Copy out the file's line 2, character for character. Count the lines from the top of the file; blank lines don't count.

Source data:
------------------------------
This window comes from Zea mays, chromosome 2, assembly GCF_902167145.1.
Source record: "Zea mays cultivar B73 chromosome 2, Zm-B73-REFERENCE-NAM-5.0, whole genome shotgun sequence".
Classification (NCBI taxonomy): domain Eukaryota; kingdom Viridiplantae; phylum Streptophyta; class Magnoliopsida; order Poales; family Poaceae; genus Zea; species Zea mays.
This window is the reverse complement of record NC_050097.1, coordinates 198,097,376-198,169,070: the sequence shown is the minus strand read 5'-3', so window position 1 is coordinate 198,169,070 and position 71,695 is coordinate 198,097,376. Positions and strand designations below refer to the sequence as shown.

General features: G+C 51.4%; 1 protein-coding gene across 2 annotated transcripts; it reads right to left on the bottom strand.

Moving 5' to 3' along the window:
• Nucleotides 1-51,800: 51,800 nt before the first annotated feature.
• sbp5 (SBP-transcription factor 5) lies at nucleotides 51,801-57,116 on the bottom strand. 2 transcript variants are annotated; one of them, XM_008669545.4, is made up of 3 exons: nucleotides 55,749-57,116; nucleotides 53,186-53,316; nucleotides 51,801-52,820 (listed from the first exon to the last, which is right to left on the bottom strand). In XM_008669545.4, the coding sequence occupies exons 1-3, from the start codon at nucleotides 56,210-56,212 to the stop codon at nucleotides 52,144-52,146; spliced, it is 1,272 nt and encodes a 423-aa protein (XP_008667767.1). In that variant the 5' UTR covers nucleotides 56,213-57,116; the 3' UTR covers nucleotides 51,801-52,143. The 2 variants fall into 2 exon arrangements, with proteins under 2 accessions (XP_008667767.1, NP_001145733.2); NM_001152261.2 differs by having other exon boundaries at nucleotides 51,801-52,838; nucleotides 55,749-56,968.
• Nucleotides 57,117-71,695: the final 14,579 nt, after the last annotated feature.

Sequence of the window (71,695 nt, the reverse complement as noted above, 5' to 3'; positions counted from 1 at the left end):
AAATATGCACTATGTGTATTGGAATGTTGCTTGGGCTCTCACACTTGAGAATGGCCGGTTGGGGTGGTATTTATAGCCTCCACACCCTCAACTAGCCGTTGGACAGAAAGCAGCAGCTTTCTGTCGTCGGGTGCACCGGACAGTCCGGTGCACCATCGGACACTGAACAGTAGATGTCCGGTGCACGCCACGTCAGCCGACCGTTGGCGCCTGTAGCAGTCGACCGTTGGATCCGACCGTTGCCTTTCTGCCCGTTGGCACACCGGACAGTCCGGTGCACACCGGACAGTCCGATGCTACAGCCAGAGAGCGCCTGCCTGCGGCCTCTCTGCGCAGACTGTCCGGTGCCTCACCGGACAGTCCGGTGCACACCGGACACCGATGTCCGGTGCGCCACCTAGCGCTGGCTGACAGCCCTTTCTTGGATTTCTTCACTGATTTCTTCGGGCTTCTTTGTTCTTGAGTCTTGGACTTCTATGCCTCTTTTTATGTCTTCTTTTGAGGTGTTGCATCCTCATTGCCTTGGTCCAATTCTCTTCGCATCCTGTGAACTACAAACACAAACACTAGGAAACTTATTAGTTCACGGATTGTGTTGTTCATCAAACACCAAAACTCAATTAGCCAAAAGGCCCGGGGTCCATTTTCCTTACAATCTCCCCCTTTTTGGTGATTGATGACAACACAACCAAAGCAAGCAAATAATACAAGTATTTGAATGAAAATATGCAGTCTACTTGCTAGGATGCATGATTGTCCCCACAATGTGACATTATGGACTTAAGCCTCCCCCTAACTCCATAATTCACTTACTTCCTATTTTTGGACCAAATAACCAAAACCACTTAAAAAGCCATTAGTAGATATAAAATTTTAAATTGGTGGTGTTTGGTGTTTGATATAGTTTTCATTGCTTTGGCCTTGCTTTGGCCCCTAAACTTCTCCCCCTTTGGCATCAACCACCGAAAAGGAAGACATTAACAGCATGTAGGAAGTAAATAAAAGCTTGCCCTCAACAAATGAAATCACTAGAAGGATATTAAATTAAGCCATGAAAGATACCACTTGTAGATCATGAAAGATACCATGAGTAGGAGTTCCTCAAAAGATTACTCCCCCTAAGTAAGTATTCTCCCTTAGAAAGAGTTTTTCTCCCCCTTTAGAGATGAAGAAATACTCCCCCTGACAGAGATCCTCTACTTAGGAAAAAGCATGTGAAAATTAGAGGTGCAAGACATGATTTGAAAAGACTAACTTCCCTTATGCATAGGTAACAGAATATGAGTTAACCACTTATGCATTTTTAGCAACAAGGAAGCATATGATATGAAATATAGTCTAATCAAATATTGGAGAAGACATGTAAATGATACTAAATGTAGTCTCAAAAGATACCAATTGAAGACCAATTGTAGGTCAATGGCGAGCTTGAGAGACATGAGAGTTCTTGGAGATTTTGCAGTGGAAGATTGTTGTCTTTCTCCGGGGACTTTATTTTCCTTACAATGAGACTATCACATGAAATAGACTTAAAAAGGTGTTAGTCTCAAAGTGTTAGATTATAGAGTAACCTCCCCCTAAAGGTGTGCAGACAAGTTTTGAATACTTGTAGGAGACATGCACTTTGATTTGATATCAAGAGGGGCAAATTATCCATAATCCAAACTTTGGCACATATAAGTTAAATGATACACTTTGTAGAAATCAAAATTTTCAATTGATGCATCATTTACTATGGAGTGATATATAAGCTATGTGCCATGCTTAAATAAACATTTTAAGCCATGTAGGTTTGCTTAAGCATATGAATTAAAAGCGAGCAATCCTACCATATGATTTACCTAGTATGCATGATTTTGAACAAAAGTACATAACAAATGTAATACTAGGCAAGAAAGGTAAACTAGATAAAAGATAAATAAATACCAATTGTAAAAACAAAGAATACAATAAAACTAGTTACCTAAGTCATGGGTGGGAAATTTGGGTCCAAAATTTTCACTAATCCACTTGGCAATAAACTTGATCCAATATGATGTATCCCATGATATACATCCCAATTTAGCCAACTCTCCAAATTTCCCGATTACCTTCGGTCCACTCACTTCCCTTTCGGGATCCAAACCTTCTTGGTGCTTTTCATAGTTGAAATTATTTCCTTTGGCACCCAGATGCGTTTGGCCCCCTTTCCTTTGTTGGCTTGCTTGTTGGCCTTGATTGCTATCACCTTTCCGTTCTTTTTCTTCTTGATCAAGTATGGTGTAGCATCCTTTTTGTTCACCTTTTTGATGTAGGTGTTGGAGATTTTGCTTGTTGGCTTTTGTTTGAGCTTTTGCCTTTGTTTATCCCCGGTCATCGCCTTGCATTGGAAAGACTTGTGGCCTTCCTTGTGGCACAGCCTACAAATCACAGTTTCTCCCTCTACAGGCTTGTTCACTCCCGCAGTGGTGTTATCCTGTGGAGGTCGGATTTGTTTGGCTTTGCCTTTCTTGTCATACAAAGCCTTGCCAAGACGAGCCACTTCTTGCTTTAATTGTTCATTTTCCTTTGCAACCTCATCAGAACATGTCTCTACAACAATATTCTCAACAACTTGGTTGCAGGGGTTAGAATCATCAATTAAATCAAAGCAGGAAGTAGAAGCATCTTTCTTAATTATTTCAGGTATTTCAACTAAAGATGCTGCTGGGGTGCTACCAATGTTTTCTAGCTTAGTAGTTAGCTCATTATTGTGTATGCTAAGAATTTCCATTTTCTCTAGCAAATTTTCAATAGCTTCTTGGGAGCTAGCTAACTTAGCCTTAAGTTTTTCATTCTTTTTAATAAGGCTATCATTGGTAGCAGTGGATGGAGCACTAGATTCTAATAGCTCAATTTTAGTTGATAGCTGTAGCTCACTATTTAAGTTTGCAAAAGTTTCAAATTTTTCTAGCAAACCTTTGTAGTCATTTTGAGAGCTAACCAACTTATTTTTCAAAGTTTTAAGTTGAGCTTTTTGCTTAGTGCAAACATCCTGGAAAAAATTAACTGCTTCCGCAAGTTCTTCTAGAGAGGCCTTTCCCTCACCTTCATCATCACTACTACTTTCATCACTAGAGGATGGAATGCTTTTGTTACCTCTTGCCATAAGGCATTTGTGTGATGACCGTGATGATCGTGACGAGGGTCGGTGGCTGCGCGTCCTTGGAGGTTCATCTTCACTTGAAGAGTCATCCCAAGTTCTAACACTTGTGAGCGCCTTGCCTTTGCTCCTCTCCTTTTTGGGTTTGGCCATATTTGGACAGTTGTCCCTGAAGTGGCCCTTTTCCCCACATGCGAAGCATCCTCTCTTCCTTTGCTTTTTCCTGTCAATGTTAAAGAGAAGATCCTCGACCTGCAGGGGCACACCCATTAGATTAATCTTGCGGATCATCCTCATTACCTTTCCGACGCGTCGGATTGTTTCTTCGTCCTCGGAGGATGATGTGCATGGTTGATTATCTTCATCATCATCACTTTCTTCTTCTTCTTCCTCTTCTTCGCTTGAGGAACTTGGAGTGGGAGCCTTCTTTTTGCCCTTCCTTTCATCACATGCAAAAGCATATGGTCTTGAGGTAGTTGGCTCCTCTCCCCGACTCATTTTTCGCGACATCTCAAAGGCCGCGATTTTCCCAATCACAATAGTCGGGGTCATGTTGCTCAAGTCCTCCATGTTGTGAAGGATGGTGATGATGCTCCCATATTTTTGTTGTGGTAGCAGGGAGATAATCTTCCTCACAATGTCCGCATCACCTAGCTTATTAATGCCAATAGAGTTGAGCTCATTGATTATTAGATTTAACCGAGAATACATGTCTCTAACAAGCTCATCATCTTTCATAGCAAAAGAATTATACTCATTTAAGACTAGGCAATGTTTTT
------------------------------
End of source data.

Source record: "Zea mays cultivar B73 chromosome 2, Zm-B73-REFERENCE-NAM-5.0, whole genome shotgun sequence".